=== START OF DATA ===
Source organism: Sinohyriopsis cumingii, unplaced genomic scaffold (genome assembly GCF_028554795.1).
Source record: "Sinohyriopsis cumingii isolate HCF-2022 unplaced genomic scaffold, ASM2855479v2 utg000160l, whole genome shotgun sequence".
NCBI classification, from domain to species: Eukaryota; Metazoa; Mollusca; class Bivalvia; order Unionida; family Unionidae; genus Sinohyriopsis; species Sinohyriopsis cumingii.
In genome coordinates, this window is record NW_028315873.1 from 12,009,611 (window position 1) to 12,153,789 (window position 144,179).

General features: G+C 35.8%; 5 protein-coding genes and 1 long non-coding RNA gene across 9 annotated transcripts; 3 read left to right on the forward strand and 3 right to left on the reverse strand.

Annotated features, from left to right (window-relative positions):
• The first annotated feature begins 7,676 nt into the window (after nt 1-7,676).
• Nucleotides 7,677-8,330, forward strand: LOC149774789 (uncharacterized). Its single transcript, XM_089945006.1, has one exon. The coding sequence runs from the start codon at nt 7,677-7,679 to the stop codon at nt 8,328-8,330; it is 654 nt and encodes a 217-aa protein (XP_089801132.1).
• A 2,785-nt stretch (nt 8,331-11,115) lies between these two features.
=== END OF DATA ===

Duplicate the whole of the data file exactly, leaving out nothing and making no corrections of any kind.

Source organism: Sinohyriopsis cumingii, unplaced genomic scaffold (genome assembly GCF_028554795.1).
Source record: "Sinohyriopsis cumingii isolate HCF-2022 unplaced genomic scaffold, ASM2855479v2 utg000160l, whole genome shotgun sequence".
NCBI classification, from domain to species: Eukaryota; Metazoa; Mollusca; class Bivalvia; order Unionida; family Unionidae; genus Sinohyriopsis; species Sinohyriopsis cumingii.
In genome coordinates, this window is record NW_028315873.1 from 12,009,611 (window position 1) to 12,153,789 (window position 144,179).

General features: G+C 35.8%; 5 protein-coding genes and 1 long non-coding RNA gene across 9 annotated transcripts; 3 read left to right on the forward strand and 3 right to left on the reverse strand.

Annotated features, from left to right (window-relative positions):
• The first annotated feature begins 7,676 nt into the window (after nt 1-7,676).
• Nucleotides 7,677-8,330, forward strand: LOC149774789 (uncharacterized). Its single transcript, XM_089945006.1, has one exon. The coding sequence runs from the start codon at nt 7,677-7,679 to the stop codon at nt 8,328-8,330; it is 654 nt and encodes a 217-aa protein (XP_089801132.1).
• A 2,785-nt stretch (nt 8,331-11,115) lies between these two features.